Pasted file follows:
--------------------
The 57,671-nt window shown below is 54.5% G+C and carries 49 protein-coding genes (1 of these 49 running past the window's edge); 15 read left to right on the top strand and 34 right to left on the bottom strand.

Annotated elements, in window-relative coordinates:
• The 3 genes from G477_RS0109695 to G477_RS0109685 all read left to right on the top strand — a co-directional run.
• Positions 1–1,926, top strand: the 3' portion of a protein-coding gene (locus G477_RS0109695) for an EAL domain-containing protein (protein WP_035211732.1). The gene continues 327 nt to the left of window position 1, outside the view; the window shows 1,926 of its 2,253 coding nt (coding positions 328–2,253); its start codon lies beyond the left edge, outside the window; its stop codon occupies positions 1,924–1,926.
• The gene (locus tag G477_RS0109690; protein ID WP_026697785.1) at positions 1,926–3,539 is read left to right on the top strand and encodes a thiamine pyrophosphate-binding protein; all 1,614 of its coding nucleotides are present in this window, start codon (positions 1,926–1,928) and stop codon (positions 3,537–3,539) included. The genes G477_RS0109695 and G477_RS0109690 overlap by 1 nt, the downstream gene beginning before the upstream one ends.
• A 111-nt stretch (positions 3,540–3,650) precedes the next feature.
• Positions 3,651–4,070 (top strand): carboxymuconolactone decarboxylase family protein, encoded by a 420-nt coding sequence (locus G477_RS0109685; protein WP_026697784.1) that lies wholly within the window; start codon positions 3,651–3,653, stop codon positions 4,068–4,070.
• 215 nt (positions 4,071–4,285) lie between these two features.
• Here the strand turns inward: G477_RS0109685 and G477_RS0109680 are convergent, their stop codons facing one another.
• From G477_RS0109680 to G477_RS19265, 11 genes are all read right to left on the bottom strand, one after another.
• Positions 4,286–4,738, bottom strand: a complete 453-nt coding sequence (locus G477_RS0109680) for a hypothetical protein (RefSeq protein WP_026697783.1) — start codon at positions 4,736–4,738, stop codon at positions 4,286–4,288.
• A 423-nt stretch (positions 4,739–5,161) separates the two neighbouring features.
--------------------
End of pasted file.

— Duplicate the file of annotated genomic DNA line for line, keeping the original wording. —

The 57,671-nt window shown below is 54.5% G+C and carries 49 protein-coding genes (1 of these 49 running past the window's edge); 15 read left to right on the top strand and 34 right to left on the bottom strand.

Annotated elements, in window-relative coordinates:
• The 3 genes from G477_RS0109695 to G477_RS0109685 all read left to right on the top strand — a co-directional run.
• Positions 1–1,926, top strand: the 3' portion of a protein-coding gene (locus G477_RS0109695) for an EAL domain-containing protein (protein WP_035211732.1). The gene continues 327 nt to the left of window position 1, outside the view; the window shows 1,926 of its 2,253 coding nt (coding positions 328–2,253); its start codon lies beyond the left edge, outside the window; its stop codon occupies positions 1,924–1,926.
• The gene (locus tag G477_RS0109690; protein ID WP_026697785.1) at positions 1,926–3,539 is read left to right on the top strand and encodes a thiamine pyrophosphate-binding protein; all 1,614 of its coding nucleotides are present in this window, start codon (positions 1,926–1,928) and stop codon (positions 3,537–3,539) included. The genes G477_RS0109695 and G477_RS0109690 overlap by 1 nt, the downstream gene beginning before the upstream one ends.
• A 111-nt stretch (positions 3,540–3,650) precedes the next feature.
• Positions 3,651–4,070 (top strand): carboxymuconolactone decarboxylase family protein, encoded by a 420-nt coding sequence (locus G477_RS0109685; protein WP_026697784.1) that lies wholly within the window; start codon positions 3,651–3,653, stop codon positions 4,068–4,070.
• 215 nt (positions 4,071–4,285) lie between these two features.
• Here the strand turns inward: G477_RS0109685 and G477_RS0109680 are convergent, their stop codons facing one another.
• From G477_RS0109680 to G477_RS19265, 11 genes are all read right to left on the bottom strand, one after another.
• Positions 4,286–4,738, bottom strand: a complete 453-nt coding sequence (locus G477_RS0109680) for a hypothetical protein (RefSeq protein WP_026697783.1) — start codon at positions 4,736–4,738, stop codon at positions 4,286–4,288.
• A 423-nt stretch (positions 4,739–5,161) separates the two neighbouring features.